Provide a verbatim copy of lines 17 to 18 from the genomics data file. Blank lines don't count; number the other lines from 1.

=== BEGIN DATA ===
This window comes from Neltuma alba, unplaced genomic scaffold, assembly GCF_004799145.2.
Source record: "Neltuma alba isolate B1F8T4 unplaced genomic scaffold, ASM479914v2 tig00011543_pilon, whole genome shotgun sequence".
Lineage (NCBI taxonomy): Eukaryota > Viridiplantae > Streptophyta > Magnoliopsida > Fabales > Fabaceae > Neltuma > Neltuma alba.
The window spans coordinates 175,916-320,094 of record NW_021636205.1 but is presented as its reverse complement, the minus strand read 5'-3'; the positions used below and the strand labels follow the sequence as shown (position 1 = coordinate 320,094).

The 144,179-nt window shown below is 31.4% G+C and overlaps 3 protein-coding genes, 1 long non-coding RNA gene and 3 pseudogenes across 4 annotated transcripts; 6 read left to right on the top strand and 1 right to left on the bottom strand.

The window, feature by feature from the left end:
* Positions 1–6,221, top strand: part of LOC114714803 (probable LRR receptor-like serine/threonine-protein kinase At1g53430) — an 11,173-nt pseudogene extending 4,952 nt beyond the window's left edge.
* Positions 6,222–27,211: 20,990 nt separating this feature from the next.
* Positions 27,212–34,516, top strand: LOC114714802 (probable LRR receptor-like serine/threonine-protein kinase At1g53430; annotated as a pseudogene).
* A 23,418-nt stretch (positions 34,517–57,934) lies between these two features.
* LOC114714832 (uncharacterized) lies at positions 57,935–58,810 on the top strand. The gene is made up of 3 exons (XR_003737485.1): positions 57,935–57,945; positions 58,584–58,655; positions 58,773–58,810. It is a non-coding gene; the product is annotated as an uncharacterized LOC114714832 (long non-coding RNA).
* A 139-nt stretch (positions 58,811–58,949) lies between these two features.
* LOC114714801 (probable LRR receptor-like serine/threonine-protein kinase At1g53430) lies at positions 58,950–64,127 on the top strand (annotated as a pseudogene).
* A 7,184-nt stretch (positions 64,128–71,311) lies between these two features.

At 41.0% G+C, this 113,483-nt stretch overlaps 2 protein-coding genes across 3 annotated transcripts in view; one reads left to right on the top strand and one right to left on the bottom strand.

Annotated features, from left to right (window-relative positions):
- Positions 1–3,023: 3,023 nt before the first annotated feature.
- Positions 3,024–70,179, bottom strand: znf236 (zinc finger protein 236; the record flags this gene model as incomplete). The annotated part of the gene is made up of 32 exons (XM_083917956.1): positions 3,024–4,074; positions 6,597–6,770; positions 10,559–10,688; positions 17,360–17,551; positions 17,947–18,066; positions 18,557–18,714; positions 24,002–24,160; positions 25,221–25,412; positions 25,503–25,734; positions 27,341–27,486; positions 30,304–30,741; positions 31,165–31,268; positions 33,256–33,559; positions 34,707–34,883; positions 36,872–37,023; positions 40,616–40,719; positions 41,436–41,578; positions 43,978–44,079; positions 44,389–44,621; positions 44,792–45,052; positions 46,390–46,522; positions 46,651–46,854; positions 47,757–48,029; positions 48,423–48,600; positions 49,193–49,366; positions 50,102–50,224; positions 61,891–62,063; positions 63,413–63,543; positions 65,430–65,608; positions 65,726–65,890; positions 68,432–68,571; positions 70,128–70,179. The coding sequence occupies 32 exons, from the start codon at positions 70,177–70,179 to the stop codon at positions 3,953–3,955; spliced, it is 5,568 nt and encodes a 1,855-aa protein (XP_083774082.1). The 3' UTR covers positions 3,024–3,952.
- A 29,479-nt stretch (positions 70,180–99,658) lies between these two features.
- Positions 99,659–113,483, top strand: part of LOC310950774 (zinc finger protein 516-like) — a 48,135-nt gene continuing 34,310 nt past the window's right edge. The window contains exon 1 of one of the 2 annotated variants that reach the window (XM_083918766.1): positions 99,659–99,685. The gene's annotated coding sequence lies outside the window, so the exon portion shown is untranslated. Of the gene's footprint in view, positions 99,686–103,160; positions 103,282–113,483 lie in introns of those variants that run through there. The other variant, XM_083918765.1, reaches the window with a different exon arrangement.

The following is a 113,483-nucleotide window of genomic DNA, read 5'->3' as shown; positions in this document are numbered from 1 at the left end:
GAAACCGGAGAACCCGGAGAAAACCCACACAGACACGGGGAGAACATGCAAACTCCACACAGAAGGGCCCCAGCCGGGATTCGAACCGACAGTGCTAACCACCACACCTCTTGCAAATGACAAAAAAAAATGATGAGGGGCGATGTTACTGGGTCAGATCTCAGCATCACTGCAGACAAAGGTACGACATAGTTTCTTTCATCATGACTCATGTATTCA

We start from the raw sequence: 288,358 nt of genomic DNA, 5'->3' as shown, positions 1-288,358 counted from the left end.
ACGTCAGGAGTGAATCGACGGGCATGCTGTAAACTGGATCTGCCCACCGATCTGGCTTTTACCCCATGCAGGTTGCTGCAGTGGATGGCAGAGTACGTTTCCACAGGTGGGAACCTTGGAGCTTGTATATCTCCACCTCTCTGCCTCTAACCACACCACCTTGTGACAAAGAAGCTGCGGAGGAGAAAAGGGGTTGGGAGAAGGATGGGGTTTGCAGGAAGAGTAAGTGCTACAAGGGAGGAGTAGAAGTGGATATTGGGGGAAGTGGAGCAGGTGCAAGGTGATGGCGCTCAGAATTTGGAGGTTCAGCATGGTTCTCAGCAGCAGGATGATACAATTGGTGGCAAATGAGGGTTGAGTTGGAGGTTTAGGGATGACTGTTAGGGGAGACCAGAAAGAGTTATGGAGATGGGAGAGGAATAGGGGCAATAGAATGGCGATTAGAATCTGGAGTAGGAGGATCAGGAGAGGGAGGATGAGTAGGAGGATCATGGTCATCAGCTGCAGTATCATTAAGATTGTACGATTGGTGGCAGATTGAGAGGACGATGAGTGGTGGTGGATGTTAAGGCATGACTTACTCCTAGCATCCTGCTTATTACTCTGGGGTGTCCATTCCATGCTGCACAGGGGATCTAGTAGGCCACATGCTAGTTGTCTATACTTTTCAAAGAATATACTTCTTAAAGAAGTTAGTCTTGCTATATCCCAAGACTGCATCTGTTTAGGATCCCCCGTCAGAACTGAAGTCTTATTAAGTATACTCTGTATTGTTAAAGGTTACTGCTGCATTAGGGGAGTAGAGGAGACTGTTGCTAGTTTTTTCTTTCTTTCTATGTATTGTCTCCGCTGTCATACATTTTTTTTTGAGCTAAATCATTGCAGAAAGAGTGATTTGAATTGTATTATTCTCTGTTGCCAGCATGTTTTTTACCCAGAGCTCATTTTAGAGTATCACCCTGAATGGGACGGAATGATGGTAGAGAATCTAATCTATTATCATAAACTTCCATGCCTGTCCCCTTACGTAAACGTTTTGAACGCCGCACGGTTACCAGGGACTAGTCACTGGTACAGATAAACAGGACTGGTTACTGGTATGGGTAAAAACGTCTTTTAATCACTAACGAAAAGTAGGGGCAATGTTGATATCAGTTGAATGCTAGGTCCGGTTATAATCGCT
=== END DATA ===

- Positions 1–3,023: 3,023 nt before the first annotated feature.
- Positions 3,024–70,179, bottom strand: znf236 (zinc finger protein 236; the record flags this gene model as incomplete). The annotated part of the gene is made up of 32 exons (XM_083917956.1): positions 3,024–4,074; positions 6,597–6,770; positions 10,559–10,688; positions 17,360–17,551; positions 17,947–18,066; positions 18,557–18,714; positions 24,002–24,160; positions 25,221–25,412; positions 25,503–25,734; positions 27,341–27,486; positions 30,304–30,741; positions 31,165–31,268; positions 33,256–33,559; positions 34,707–34,883; positions 36,872–37,023; positions 40,616–40,719; positions 41,436–41,578; positions 43,978–44,079; positions 44,389–44,621; positions 44,792–45,052; positions 46,390–46,522; positions 46,651–46,854; positions 47,757–48,029; positions 48,423–48,600; positions 49,193–49,366; positions 50,102–50,224; positions 61,891–62,063; positions 63,413–63,543; positions 65,430–65,608; positions 65,726–65,890; positions 68,432–68,571; positions 70,128–70,179. The coding sequence occupies 32 exons, from the start codon at positions 70,177–70,179 to the stop codon at positions 3,953–3,955; spliced, it is 5,568 nt and encodes a 1,855-aa protein (XP_083774082.1). The 3' UTR covers positions 3,024–3,952.